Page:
Most reports of penicillin allergy describe an unknown or cutaneous reaction. Numerous patients (26%) with a reported penicillin allergy do not own any reaction characteristics documented in the electronic health record (EHR); other commonly documented reactions are rash (38%), hives (18%), angioedema (9%), gastrointestinal upset (6%), anaphylaxis (5%), and itching (5%).

For patients, whose allergy history excludes blistering rash, hemolytic anemia, nephritis, hepatitis, fever, and joint pain suggestive of organ involvement or severe cutaneous adverse reactions (SCAR) in response to penicillin, an allergy evaluation of some form is indicated. More than 95% of patients who do not own a history of serious penicillin allergy reactions are penicillin tolerant.

The consequences of being labeled as having a penicillin allergy include the use of alternative antibiotics, that cause more treatment failures and adverse effects than β-lactams (e.g., increased risk of surgical site infections when used in perioperative prophylaxis), contribute to antimicrobial resistance development (e.g., C.

difficile infection, methicillin-resistant S. aureus, and vancomycin resistant enterococcus), and increase pharmacy costs.

A comprehensive history is essential for proper evaluation of a patient with a reported penicillin allergy. Although there are numerous types of rashes that result from infectious, environmental, and/or autoimmune triggers, the authors proposed 3 general categories: IgE-mediated cutaneous reactions (e.g., urticaria), benign T-lymphocyte–mediated cutaneous reactions, and SCAR. After the allergy history is sure to be inconsistent with SCAR, hemolytic anemia, an organ-specific reaction, drug fever, or serum sickness, patients can be stratified into low, moderate, and high risk.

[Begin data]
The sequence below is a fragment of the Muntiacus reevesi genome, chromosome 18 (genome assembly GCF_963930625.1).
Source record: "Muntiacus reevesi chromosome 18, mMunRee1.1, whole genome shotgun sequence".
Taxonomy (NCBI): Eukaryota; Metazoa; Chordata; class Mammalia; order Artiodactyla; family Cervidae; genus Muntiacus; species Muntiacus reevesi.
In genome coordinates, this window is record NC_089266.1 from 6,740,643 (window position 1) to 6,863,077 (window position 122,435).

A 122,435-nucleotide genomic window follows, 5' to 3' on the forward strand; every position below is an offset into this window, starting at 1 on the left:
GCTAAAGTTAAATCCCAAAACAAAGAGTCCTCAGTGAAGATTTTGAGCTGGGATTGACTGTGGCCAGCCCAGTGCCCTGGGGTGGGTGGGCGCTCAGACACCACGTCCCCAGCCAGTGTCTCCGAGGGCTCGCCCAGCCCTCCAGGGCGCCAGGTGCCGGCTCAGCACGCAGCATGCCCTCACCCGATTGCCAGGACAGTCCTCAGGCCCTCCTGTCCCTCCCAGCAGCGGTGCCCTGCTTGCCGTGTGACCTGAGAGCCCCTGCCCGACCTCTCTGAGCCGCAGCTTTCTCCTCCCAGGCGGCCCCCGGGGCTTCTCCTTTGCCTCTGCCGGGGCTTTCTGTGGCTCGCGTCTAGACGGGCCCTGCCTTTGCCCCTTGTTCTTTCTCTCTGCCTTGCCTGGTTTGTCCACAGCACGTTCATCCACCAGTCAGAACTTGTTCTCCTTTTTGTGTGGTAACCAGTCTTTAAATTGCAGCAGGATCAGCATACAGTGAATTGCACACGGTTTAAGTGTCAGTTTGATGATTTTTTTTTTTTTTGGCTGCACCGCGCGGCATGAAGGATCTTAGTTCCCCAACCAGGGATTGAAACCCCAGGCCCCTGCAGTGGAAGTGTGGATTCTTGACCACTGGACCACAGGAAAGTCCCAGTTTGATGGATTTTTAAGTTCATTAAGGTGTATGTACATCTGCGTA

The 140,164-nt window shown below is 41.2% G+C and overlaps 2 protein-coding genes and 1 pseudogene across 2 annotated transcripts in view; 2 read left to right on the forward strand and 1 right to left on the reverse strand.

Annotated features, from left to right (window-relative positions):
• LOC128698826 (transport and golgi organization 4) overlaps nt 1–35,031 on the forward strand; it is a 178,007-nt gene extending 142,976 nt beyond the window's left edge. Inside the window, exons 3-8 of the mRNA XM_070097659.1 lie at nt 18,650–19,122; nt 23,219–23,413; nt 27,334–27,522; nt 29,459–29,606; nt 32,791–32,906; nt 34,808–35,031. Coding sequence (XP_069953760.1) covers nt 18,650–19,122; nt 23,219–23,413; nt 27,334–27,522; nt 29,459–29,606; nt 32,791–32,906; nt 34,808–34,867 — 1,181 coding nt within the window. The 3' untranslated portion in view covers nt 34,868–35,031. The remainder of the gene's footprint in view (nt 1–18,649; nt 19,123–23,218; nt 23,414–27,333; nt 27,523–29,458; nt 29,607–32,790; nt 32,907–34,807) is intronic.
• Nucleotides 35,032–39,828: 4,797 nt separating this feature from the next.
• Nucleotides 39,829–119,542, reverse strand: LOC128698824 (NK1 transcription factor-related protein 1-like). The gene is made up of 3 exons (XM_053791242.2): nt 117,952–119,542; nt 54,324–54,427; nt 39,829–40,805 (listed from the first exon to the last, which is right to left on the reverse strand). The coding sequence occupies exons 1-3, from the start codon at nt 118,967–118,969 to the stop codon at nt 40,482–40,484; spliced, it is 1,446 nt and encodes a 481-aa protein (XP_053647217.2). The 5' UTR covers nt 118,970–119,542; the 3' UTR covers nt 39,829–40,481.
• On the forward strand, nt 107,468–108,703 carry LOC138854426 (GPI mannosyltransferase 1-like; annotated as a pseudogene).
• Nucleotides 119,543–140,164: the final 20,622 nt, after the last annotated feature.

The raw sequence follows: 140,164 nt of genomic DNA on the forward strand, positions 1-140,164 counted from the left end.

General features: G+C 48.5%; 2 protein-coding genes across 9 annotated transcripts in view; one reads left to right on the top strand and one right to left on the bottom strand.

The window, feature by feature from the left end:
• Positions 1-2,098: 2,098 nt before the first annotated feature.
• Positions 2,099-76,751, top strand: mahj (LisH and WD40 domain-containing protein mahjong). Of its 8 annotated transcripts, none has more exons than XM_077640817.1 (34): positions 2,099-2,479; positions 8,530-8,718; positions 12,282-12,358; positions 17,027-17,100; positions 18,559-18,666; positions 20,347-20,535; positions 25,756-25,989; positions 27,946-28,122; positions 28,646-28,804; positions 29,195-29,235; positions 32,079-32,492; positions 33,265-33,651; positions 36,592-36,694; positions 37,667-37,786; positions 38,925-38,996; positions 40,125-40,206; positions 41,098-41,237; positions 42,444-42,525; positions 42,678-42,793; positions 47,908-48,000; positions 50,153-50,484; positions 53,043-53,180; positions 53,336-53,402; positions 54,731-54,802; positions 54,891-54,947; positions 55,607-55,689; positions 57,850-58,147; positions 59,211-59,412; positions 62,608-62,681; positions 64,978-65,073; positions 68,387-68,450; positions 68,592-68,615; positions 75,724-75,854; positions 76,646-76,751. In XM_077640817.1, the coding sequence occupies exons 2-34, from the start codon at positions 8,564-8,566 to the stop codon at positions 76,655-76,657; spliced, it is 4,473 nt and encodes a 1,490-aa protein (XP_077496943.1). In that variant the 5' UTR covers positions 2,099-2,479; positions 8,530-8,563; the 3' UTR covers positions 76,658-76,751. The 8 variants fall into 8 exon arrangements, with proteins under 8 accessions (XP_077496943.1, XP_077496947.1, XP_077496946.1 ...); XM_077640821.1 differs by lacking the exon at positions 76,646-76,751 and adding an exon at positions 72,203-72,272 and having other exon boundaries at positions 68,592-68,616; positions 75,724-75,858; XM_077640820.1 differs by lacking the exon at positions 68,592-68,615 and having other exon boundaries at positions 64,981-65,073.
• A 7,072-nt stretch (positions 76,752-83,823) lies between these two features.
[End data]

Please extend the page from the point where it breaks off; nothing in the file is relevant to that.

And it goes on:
The baseline risk for any reaction to β-lactam antibiotics is approximately 2.0%.

  1. Patients with moderate-risk history (pruritic rashes or reactions, but not anaphylactic reactions): penicillin skin testing should be done; if positive, patients are allergic and should not be challenged; if negative, they carry a predictive worth of about 100%, when combined with oral amoxicillin challenge.
  2. Patients with low-risk history (most of the patients): prescribe amoxicillin or act out a direct amoxicillin challenge (250 mg or 500 mg, divided into 2 or 3 separate istrations, with 1 hour of observation demonstrates penicillin tolerance).

    Demonstration of amoxicillin tolerance enables future use of every penicillin antibiotics.

  3. Patients with high-risk history (anaphylaxis, positive penicillin skin testing results, recurrent penicillin reactions, and hypersensitivities to multiple β-lactam antibiotics) should be referred to allergy/immunology specialist or undergo desensitization.

Algorithms exist to assist prescribe β-lactam agents to patients with a reported penicillin allergy. However, evaluating the penicillin allergy directly is the simplest approach.

Penicillin allergy evaluation can be safely performed before the need for antibiotic use.

Most reactions that happen, as a result of testing, are either subjective symptoms or minor cutaneous reactions.